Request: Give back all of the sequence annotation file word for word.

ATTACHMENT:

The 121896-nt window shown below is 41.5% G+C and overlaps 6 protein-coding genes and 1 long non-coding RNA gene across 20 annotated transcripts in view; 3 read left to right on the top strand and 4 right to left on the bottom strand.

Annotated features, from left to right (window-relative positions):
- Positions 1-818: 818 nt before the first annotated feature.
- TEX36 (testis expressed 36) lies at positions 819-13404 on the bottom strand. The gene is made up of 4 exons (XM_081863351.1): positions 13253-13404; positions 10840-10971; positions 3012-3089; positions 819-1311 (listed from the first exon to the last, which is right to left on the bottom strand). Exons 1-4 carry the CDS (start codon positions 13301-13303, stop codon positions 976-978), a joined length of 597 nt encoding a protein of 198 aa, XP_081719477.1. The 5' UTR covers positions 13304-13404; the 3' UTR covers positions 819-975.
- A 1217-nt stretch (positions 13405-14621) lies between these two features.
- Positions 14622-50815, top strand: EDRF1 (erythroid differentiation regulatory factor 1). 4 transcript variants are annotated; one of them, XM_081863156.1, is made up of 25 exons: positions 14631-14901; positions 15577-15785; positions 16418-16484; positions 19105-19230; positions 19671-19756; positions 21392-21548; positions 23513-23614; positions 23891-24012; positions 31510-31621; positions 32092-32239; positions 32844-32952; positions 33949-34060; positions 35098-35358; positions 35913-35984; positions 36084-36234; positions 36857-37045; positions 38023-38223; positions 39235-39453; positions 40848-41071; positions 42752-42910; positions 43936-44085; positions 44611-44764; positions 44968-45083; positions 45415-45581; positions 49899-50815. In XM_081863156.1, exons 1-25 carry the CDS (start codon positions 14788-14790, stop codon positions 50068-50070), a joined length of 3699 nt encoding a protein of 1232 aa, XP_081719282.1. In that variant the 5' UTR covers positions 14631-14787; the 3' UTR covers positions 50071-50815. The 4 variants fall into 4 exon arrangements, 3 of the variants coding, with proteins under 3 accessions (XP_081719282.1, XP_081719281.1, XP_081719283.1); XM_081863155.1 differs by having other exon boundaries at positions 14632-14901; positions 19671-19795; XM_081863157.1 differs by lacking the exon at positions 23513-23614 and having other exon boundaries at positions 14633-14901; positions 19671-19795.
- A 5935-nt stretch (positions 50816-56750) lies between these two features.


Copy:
The 121896-nt window shown below is 41.5% G+C and overlaps 6 protein-coding genes and 1 long non-coding RNA gene across 20 annotated transcripts in view; 3 read left to right on the top strand and 4 right to left on the bottom strand.

Annotated features, from left to right (window-relative positions):
- Positions 1-818: 818 nt before the first annotated feature.
- TEX36 (testis expressed 36) lies at positions 819-13404 on the bottom strand. The gene is made up of 4 exons (XM_081863351.1): positions 13253-13404; positions 10840-10971; positions 3012-3089; positions 819-1311 (listed from the first exon to the last, which is right to left on the bottom strand). Exons 1-4 carry the CDS (start codon positions 13301-13303, stop codon positions 976-978), a joined length of 597 nt encoding a protein of 198 aa, XP_081719477.1. The 5' UTR covers positions 13304-13404; the 3' UTR covers positions 819-975.
- A 1217-nt stretch (positions 13405-14621) lies between these two features.
- Positions 14622-50815, top strand: EDRF1 (erythroid differentiation regulatory factor 1). 4 transcript variants are annotated; one of them, XM_081863156.1, is made up of 25 exons: positions 14631-14901; positions 15577-15785; positions 16418-16484; positions 19105-19230; positions 19671-19756; positions 21392-21548; positions 23513-23614; positions 23891-24012; positions 31510-31621; positions 32092-32239; positions 32844-32952; positions 33949-34060; positions 35098-35358; positions 35913-35984; positions 36084-36234; positions 36857-37045; positions 38023-38223; positions 39235-39453; positions 40848-41071; positions 42752-42910; positions 43936-44085; positions 44611-44764; positions 44968-45083; positions 45415-45581; positions 49899-50815. In XM_081863156.1, exons 1-25 carry the CDS (start codon positions 14788-14790, stop codon positions 50068-50070), a joined length of 3699 nt encoding a protein of 1232 aa, XP_081719282.1. In that variant the 5' UTR covers positions 14631-14787; the 3' UTR covers positions 50071-50815. The 4 variants fall into 4 exon arrangements, 3 of the variants coding, with proteins under 3 accessions (XP_081719282.1, XP_081719281.1, XP_081719283.1); XM_081863155.1 differs by having other exon boundaries at positions 14632-14901; positions 19671-19795; XM_081863157.1 differs by lacking the exon at positions 23513-23614 and having other exon boundaries at positions 14633-14901; positions 19671-19795.
- A 5935-nt stretch (positions 50816-56750) lies between these two features.